Further parole supervision reforms in Pennsylvania will commence soon, as a second round of JRI recommendations (JRI2) has been developed, and these are currently awaiting legislative action. The JRI2 package includes one particularly noteworthy reform to state parole, the introduction of a system of swift, certain, and fair (SCF) sanctioning. The PA DOC, through a federal grant, is already conducting an experimental pilot of SCF parole supervision in the Pittsburgh parole district. JRI2 will expand this practice statewide.
Part of the thinking behind this reform is that many technical violations are essentially ignored or are handled with a written warning, a situation that is due in part to pressure over the past decade to divert TPVs from prison. A written warning is now the modal sanction for a technical violation in Pennsylvania, but it is unclear whether a written warning holds teeth for deterring bad behavior on supervision. Also, parolees typically accumulate several warnings for violations before receiving a significant penalty. This seemingly compromises the perceived likelihood of receiving a sanction and the speed with which sanctioning is delivered. It is well recognized that swiftness and certainty are key aspects of sanctioning for deterring future misbehavior. Also, given the disparities across the state in the handling of sanctions—disparities that may occur despite having a VSG in place—the perceived fairness of supervision may be compromised as well. The intention of the new JRI2 policy is to trade longer (or more severe) sanctions for shorter but swiftly, consistently, and fairly delivered sanctions to generate better outcomes. Along the sanctioning continuum, sanctions rise in severity from community diversion to confinement. Currently in Pennsylvania, the minimum amount of time a TPV must serve if facing confinement as a sanction is generally two months. The theory is that an effective confinement sanction could be as short as just a few days (“quick dips”) if done swiftly and consistently. Pennsylvania will be testing this approach under state parole supervision going forward.
Solution: Limit Punishment for Technical Violations
Those who violate terms of probation in Pennsylvania by failing drug tests, not reporting, traveling without permission, or any number of other infractions that don’t involve a new criminal conviction can still face steep punishment—up to the maximum prison sentence for their original crime. Limited jail stays, advocates say, could still deter bad behavior, without the cost of extended incarceration or the possibility of extreme punishments for minor violations. Some put a different and more punitive twist on the idea, arguing for “swift, certain, proportionate” punishments in which any technical violation results in a short jail stay, with the idea that predictable and moderate punishment is the key to behavior change.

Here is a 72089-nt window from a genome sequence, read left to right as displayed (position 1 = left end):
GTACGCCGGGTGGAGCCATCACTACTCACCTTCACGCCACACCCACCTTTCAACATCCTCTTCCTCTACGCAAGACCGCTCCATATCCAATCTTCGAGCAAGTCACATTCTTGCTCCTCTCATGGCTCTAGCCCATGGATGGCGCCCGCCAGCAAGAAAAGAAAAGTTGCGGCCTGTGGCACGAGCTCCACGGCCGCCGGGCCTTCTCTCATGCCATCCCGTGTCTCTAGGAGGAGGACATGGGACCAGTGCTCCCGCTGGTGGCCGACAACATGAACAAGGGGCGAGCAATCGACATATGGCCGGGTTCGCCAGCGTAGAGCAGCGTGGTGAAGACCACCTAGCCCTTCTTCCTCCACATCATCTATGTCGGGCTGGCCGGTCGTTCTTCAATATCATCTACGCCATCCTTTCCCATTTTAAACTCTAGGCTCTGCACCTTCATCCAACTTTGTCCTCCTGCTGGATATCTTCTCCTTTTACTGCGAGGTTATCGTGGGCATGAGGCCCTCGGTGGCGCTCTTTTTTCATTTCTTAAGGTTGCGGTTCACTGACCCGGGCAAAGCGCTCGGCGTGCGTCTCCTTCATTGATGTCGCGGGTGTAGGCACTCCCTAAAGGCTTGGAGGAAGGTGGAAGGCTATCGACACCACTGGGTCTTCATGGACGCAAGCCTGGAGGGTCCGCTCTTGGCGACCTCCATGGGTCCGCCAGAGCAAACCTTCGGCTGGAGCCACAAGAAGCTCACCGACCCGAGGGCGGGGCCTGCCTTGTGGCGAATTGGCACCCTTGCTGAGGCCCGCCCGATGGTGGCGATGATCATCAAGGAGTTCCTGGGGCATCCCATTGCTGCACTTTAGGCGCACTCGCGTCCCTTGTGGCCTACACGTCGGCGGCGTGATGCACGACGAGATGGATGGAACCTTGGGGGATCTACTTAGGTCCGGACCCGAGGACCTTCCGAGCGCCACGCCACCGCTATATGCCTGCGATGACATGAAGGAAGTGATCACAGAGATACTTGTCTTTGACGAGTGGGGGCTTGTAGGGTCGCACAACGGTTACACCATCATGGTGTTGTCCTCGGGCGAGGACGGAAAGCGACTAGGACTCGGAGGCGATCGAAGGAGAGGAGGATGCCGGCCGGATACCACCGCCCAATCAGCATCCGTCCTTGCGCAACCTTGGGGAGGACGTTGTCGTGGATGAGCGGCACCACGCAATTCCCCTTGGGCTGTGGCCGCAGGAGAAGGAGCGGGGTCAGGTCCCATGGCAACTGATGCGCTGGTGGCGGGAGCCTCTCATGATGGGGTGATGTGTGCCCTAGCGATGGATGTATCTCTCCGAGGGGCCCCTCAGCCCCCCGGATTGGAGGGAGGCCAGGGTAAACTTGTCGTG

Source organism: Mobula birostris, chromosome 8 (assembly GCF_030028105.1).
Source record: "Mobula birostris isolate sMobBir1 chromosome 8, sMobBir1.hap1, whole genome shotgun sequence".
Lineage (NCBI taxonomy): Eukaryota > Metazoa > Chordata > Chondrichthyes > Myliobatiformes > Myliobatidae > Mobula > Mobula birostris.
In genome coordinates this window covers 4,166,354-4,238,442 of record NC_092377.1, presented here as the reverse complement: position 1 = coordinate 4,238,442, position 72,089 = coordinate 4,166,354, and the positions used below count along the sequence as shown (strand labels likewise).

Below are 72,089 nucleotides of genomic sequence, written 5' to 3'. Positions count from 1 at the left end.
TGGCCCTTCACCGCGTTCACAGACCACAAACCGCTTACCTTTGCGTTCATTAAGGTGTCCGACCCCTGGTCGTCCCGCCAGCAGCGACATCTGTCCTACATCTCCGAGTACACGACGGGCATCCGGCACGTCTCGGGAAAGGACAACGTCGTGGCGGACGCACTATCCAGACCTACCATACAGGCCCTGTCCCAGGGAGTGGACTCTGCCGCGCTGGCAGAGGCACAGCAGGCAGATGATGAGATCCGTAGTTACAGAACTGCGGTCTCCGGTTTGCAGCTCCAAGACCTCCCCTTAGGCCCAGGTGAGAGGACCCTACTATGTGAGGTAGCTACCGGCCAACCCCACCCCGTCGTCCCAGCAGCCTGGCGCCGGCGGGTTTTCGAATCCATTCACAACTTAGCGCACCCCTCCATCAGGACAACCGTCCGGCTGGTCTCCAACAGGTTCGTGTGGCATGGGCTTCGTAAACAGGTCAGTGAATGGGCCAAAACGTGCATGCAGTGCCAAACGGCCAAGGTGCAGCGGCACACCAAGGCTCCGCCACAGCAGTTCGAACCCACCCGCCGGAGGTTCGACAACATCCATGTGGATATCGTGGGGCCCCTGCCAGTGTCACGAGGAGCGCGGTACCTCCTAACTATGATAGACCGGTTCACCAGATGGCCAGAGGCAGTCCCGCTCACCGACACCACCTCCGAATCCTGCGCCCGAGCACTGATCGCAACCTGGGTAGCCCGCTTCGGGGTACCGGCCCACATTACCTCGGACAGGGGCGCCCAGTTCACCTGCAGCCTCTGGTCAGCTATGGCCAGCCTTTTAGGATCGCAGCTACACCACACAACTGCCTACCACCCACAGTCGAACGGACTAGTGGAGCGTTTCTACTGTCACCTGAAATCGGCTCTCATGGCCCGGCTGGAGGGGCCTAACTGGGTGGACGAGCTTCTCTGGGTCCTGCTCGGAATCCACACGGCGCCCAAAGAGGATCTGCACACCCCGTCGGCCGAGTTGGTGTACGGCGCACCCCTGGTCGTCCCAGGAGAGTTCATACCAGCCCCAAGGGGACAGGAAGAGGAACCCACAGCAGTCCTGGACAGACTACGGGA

About 14 states have imposed caps on incarceration for technical violations. Louisiana limited jail to 90 days for first-time technical violators—a reform that cut the average time spent in jail by more than nine months and saved taxpayers $17.6 million a year, with no effect on public safety, according to Pew.
A proposed state law would create a system of graduated sanctions and limiting jail for technical probation violations to 30 days, without making jail mandatory. Without action from Harrisburg, change could be possible on a local level. Philadelphia DA Larry Krasner has said he’s seeking no more than 60 days in jail for technical violators, but it’s up to judges whether to enact that shift. Pennsylvania has already authorized courts to create their own “swift, certain, proportionate” programs; Chester County launched one in 2015 [N.b. BJA grantee], targeting drug users with a history of violating probation with automatic, short jail stints for violations. While the automatic jail stays are controversial, Chris Murphy, chief of probation there, said it has changed behavior and prevented lengthy jail stays: 95% of drug tests among the program’s 50 participants are negative. “They know if they’re going to use, they’ll go to jail,” he said, “and just knowing that gives them some outward motivation to stay clean.”